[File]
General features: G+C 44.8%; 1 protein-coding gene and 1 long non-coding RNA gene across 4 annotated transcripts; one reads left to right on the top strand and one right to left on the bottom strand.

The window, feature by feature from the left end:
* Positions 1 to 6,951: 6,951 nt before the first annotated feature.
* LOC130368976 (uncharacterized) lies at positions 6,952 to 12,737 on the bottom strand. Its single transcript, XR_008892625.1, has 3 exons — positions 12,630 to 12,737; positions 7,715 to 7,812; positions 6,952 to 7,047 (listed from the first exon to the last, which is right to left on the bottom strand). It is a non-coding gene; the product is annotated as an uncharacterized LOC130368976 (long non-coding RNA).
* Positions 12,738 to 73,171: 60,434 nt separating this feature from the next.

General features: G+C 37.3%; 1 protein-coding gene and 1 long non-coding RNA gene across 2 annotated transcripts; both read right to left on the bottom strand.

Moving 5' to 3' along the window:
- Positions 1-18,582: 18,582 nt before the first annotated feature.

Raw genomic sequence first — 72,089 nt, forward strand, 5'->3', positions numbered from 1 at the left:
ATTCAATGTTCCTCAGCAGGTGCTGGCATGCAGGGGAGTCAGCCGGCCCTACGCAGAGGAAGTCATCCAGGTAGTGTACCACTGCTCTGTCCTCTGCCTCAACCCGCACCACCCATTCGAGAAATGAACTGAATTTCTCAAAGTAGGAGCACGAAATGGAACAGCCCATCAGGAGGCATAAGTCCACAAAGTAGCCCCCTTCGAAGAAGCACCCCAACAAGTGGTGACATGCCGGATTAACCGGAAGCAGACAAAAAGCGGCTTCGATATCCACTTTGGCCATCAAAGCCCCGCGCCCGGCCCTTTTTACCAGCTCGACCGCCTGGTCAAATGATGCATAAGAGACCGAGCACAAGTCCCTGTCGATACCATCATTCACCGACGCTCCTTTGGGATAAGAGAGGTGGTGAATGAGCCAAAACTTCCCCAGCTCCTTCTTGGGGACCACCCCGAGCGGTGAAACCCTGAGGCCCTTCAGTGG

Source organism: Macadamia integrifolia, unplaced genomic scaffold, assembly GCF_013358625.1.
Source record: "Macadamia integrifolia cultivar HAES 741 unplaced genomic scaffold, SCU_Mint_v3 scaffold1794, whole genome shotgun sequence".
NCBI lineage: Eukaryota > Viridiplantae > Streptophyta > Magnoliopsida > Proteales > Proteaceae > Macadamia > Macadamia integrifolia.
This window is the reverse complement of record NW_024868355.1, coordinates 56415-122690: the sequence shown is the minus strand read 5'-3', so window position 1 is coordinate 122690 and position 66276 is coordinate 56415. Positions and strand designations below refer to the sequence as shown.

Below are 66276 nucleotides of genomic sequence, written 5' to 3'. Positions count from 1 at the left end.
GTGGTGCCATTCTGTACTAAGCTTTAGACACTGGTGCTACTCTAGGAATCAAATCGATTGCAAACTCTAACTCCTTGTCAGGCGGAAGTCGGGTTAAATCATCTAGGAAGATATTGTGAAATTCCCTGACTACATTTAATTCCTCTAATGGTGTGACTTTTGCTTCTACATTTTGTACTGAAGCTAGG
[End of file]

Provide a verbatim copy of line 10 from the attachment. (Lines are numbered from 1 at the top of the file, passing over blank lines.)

ATTCAATGTTCCTCAGCAGGTGCTGGCATGCAGGGGAGTCAGCCGGCCCTACGCAGAGGAAGTCATCCAGGTAGTGTACCACTGCTCTGTCCTCTGCCTCAACCCGCACCACCCATTCGAGAAATGAACTGAATTTCTCAAAGTAGGAGCACGAAATGGAACAGCCCATCAGGAGGCATAAGTCCACAAAGTAGCCCCCTTCGAAGAAGCACCCCAACAAGTGGTGACATGCCGGATTAACCGGAAGCAGACAAAAAGCGGCTTCGATATCCACTTTGGCCATCAAAGCCCCGCGCCCGGCCCTTTTTACCAGCTCGACCGCCTGGTCAAATGATGCATAAGAGACCGAGCACAAGTCCCTGTCGATACCATCATTCACCGACGCTCCTTTGGGATAAGAGAGGTGGTGAATGAGCCAAAACTTCCCCAGCTCCTTCTTGGGGACCACCCCGAGCGGTGAAACCCTGAGGCCCTTCAGTGG